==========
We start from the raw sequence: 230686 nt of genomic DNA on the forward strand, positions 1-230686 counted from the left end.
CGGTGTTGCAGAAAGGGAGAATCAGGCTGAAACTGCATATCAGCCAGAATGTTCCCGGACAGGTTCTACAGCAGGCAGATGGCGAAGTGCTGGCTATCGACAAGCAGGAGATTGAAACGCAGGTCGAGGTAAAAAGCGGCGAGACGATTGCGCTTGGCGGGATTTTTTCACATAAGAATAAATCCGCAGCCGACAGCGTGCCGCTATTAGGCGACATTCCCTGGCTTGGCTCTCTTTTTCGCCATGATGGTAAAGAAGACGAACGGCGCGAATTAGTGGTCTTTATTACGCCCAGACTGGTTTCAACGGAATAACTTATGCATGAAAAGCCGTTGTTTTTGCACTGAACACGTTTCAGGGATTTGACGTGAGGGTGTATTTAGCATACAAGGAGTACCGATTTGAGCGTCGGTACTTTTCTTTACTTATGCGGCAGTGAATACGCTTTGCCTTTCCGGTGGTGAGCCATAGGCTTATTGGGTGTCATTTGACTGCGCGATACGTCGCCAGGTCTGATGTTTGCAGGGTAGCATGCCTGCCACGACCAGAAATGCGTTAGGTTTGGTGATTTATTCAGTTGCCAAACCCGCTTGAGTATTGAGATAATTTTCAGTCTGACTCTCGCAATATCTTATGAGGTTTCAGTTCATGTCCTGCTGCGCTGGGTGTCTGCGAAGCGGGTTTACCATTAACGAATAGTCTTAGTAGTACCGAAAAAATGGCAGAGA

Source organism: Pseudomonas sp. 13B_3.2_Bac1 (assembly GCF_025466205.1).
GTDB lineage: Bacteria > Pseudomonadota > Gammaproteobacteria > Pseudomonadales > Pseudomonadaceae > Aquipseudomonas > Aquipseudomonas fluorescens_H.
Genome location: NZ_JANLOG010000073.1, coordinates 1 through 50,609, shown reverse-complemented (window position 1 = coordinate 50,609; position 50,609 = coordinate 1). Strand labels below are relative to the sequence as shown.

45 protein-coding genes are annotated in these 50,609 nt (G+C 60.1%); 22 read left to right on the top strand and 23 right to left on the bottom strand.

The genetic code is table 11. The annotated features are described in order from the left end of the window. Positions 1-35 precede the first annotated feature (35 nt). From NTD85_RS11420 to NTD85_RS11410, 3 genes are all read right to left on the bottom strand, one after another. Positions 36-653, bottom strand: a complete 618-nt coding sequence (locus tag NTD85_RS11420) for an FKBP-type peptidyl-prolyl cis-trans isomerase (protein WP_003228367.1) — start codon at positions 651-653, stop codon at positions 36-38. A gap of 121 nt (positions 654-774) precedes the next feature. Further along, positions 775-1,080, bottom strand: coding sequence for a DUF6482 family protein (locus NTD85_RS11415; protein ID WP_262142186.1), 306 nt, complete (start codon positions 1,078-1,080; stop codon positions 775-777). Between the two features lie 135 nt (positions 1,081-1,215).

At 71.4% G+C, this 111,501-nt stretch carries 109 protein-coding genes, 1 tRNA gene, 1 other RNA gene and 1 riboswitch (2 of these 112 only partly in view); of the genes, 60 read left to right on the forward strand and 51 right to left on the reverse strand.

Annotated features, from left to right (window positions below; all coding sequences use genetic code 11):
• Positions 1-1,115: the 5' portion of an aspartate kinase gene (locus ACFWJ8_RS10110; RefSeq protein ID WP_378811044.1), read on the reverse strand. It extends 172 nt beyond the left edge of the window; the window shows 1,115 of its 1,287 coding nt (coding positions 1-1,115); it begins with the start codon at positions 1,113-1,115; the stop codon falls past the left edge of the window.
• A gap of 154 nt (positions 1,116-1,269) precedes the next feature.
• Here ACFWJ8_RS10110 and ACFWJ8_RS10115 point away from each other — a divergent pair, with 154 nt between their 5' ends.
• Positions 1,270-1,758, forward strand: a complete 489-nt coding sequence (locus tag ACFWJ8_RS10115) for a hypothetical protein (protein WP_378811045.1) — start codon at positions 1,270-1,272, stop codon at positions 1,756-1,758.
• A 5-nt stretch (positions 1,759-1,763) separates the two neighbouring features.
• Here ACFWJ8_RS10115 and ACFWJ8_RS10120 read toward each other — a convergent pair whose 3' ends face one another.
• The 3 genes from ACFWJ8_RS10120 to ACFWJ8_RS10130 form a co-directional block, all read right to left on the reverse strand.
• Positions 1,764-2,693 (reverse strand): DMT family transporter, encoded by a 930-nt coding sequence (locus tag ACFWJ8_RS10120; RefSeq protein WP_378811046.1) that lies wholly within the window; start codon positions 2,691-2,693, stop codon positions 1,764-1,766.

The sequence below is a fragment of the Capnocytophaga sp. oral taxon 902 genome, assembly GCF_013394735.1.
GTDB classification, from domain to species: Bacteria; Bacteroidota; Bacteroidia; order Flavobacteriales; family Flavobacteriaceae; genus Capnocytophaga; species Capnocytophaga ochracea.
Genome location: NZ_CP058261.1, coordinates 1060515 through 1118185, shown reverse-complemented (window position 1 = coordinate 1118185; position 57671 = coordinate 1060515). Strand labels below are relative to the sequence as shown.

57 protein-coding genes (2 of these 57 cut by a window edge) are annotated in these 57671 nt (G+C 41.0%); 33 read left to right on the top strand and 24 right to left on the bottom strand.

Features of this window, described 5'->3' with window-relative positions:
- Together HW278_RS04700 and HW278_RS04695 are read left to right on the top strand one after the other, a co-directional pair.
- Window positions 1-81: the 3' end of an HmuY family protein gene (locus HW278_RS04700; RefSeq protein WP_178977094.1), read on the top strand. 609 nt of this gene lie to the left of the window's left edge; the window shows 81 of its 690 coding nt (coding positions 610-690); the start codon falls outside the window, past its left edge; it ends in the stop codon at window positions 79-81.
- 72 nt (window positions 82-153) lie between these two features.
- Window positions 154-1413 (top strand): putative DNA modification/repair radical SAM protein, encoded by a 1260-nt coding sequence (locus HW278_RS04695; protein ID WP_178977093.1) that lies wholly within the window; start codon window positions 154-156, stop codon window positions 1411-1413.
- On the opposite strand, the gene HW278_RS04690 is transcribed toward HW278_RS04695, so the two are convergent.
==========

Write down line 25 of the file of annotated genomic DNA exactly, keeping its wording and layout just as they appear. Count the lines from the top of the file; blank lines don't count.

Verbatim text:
- 72 nt (window positions 82-153) lie between these two features.